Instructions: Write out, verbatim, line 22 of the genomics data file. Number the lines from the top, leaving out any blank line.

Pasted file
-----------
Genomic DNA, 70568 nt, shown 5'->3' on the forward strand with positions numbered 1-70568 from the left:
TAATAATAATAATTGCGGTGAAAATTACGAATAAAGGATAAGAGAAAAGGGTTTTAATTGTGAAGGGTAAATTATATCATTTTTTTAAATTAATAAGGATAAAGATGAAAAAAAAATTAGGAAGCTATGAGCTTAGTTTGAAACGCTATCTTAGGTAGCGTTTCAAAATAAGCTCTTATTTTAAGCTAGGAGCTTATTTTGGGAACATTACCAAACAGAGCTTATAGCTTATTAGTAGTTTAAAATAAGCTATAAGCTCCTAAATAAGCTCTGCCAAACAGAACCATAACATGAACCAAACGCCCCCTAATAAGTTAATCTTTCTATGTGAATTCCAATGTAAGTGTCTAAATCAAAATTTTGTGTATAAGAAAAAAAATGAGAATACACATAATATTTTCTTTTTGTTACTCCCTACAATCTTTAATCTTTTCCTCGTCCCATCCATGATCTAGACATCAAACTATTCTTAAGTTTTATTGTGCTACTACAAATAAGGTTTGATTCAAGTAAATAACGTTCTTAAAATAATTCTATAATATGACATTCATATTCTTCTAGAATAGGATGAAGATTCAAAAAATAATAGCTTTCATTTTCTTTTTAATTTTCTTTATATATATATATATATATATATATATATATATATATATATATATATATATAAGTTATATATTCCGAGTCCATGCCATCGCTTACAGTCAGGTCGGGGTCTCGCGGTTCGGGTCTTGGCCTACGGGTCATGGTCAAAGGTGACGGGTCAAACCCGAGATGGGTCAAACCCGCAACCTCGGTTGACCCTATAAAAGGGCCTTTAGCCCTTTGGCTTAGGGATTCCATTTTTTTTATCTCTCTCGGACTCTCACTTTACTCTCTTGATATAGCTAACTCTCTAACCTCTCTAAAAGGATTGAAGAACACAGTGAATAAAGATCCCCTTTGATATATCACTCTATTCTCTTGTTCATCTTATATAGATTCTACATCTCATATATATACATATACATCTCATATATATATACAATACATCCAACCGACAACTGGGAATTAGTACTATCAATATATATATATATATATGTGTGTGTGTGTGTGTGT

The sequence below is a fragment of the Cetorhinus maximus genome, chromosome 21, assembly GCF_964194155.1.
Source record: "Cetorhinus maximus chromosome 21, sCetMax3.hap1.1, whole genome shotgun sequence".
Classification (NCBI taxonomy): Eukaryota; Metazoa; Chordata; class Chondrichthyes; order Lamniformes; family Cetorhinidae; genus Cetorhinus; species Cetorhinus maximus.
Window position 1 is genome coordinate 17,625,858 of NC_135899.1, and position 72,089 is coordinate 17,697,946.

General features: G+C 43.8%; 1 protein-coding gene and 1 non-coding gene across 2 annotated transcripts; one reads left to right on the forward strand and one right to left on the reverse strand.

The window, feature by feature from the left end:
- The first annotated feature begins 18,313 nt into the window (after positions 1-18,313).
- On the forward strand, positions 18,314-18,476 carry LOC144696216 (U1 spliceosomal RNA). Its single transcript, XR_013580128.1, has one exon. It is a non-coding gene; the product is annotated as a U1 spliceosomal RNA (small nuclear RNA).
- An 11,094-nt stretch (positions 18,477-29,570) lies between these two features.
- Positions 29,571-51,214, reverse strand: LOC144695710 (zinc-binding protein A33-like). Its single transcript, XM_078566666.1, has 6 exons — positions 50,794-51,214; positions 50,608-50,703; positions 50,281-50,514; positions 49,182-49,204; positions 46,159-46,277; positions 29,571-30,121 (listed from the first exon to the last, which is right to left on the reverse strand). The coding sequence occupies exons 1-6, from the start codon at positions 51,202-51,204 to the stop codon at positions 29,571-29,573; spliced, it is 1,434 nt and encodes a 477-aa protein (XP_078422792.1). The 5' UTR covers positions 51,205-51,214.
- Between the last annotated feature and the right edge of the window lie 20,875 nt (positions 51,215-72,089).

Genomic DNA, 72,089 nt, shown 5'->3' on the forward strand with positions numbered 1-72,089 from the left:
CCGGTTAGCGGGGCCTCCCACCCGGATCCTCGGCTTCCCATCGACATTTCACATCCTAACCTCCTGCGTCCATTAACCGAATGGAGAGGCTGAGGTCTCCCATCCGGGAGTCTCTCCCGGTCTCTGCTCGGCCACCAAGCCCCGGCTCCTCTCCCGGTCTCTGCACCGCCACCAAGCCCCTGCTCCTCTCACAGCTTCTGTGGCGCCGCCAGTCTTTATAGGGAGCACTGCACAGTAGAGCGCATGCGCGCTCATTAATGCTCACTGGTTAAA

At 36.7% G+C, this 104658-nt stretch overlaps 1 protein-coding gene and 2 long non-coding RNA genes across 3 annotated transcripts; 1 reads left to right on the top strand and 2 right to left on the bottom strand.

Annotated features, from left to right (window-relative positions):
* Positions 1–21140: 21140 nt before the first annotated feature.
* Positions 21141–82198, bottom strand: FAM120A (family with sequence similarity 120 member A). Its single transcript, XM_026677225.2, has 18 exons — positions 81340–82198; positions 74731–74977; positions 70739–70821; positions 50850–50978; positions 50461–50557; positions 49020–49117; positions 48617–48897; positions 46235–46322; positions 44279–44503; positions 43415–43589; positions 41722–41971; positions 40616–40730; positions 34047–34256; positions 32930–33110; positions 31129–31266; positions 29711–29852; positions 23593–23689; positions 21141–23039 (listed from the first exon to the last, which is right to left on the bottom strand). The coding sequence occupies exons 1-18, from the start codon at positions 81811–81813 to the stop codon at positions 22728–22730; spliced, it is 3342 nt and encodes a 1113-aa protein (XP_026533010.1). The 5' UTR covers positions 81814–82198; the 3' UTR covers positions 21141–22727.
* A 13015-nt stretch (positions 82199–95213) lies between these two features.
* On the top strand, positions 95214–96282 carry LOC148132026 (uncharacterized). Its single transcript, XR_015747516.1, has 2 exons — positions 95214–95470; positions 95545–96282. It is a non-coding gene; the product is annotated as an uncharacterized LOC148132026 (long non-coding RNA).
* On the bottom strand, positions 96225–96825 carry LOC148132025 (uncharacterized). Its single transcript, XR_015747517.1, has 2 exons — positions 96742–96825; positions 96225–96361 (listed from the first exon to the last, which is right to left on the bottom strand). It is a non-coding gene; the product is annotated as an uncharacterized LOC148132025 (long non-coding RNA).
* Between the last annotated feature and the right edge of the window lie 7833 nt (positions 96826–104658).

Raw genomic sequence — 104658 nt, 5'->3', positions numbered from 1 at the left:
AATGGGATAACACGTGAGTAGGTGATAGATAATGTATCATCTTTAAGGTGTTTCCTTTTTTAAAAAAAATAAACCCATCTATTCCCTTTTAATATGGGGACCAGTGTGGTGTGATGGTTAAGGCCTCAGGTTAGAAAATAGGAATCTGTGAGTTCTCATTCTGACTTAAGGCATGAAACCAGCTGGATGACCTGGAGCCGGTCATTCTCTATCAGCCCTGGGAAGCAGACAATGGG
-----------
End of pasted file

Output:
* On the bottom strand, positions 96225–96825 carry LOC148132025 (uncharacterized). Its single transcript, XR_015747517.1, has 2 exons — positions 96742–96825; positions 96225–96361 (listed from the first exon to the last, which is right to left on the bottom strand). It is a non-coding gene; the product is annotated as an uncharacterized LOC148132025 (long non-coding RNA).